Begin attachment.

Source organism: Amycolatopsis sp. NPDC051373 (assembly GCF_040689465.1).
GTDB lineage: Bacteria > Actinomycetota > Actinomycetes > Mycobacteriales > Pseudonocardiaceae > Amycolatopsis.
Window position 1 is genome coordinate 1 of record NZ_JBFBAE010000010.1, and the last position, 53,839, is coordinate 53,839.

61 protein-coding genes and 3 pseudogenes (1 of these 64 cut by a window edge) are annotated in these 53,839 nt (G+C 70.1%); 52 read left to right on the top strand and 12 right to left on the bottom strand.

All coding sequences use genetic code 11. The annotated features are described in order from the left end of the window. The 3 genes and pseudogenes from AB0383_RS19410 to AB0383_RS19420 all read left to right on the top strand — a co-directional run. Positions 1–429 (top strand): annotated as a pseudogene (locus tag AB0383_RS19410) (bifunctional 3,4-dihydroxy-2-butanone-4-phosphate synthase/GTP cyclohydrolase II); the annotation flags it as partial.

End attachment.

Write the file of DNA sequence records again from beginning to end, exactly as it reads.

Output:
Source organism: Amycolatopsis sp. NPDC051373 (assembly GCF_040689465.1).
GTDB lineage: Bacteria > Actinomycetota > Actinomycetes > Mycobacteriales > Pseudonocardiaceae > Amycolatopsis.
Window position 1 is genome coordinate 1 of record NZ_JBFBAE010000010.1, and the last position, 53,839, is coordinate 53,839.

61 protein-coding genes and 3 pseudogenes (1 of these 64 cut by a window edge) are annotated in these 53,839 nt (G+C 70.1%); 52 read left to right on the top strand and 12 right to left on the bottom strand.

All coding sequences use genetic code 11. The annotated features are described in order from the left end of the window. The 3 genes and pseudogenes from AB0383_RS19410 to AB0383_RS19420 all read left to right on the top strand — a co-directional run. Positions 1–429 (top strand): annotated as a pseudogene (locus tag AB0383_RS19410) (bifunctional 3,4-dihydroxy-2-butanone-4-phosphate synthase/GTP cyclohydrolase II); the annotation flags it as partial.